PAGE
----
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SOA myths debunked

A recent forum on service-oriented architecture tries to expose a few myths about how SOAs relate to Web services.

Enterprise developers, decision makers and industry analysts said that there is confusion when it comes to relating Web services and service-oriented architectures (SOAs).

A recent forum sponsored by analyst firm Zapthink LLC of Waltham, Mass., tried to lift some of the fog.

Web services are a standard means of defining an application interface, said senior analyst Ronald Schmelzer. These standards are important because they allow systems of different types to communicate with each other without having to know a proprietary protocol, he said.

On the other hand, Schmelzer said during a panel discussion at the ZapForum, SOAs are based on guiding architectural principals and best practices that allow a Web service application's functionality to be asserted in an open manner.

"The key here is that you can use Web Services to build SOAs," Schmelzer said. But, he added, SOAs aren't entirely dependent on Web services standards. SOAs can also be made up of CORBA and other standards.

Panelist Ben Moreland, manager of foundation services with The Hartford Financial Services Group Inc. in Hartford, Conn., said his company, an investment insurance provider, has successfully deployed a SOA. He said his company's Web-based agent portal is completely service based and its customer service center has about 20 XML services.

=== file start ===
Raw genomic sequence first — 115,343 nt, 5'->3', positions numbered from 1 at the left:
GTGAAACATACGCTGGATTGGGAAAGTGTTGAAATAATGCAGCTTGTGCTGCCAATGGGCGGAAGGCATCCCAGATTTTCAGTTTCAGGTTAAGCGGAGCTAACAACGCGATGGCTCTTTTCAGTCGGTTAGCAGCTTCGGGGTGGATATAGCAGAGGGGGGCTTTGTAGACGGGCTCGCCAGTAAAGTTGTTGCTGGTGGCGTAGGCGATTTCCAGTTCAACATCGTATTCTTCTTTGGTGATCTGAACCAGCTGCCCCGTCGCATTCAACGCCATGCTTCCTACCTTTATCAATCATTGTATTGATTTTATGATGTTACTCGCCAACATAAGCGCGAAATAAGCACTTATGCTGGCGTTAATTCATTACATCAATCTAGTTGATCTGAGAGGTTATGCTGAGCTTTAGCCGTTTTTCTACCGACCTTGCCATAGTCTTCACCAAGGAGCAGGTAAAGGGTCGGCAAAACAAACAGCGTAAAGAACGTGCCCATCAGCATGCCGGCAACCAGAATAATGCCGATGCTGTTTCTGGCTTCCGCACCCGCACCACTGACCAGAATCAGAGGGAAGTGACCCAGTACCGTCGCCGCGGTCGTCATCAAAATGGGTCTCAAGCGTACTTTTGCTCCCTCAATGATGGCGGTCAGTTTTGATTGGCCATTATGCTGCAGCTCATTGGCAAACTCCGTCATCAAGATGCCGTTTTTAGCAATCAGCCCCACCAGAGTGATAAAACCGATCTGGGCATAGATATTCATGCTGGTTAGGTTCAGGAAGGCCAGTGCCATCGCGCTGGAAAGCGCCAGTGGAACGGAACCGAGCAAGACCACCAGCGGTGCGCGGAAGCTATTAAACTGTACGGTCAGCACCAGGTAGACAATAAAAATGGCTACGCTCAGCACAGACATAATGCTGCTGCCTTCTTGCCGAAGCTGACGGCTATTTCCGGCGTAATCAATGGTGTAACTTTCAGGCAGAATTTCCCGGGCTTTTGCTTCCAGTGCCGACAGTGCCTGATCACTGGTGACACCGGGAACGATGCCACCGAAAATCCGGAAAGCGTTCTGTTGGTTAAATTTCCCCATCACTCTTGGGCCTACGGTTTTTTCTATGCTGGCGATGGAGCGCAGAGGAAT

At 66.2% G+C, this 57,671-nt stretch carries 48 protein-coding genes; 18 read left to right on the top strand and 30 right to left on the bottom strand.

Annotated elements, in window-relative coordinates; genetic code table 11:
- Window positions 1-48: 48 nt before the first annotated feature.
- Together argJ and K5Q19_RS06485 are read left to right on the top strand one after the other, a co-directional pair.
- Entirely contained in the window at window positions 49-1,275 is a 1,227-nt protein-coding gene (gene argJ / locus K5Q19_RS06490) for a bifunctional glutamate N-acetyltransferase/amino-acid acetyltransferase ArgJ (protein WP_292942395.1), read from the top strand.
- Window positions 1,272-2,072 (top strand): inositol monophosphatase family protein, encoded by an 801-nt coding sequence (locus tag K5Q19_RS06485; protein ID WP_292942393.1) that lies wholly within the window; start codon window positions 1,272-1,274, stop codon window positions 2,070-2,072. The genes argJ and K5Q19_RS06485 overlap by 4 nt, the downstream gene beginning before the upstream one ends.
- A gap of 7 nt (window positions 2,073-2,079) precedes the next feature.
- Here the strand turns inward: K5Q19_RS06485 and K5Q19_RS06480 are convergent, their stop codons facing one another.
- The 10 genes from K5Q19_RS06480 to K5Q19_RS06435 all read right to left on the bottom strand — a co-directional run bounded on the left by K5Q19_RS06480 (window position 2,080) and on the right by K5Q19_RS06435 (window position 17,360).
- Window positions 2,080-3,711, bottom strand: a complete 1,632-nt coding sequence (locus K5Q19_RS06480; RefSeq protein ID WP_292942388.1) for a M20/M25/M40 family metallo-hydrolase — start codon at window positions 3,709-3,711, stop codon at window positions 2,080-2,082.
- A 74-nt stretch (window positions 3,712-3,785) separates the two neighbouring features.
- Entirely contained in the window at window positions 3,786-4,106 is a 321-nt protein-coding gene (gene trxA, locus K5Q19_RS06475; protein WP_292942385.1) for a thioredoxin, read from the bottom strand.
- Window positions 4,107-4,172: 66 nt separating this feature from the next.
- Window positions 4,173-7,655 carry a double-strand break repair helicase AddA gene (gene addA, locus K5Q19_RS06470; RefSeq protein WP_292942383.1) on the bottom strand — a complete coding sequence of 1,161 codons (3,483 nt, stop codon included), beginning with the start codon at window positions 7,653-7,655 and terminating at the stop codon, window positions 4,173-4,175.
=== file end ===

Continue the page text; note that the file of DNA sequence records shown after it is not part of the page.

"From an enterprise perspective, we have two services that are in production that have multiple apps using those services," Moreland said.

Moreland said his company uses a SOA approach to exchange documents and files between various insurance agents and carriers. He said that insurance agents broadcast information about clients to his company's participating carriers in an Accord XML document format. Then any necessary changes are made and the documents are retransmitted, he said.

He said deploying Web services applications becomes easier once a company starts taking the SOA approach.

"When you develop a service the first time, you base it on the application that needs it," Moreland said. But "whenever you want to expose that (application) to the enterprise, suddenly you find that maybe it's not robust enough and more work has to go into it."

Schmelzer said there are many myths about SOAs. For one thing, he said, there is a common misconception that SOAs solve all integration problems.

"SOAs only solve integration problems that result from tightly coupled systems," he said. "Semantic integration issues, in particular, still remain after an SOA is implemented."

The analyst said SOAs aren't as difficult to implement as many people think either. Companies that take an incremental approach to implementing a SOA, rather than an enterprise-wide, top-down approach, generally have best results, he said.

Schmelzer also debunked the myth that SOAs are controlled by Microsoft and IBM. In fact, he said, SOA adoption is fundamentally a business-driven effort, and no one controls SOA implementation.

"I think the biggest myth about (SOAs) is that they're not happening," said Reactivity Inc. chief technology officer John Lilly, another panelist. "People are doing them and making money on them."

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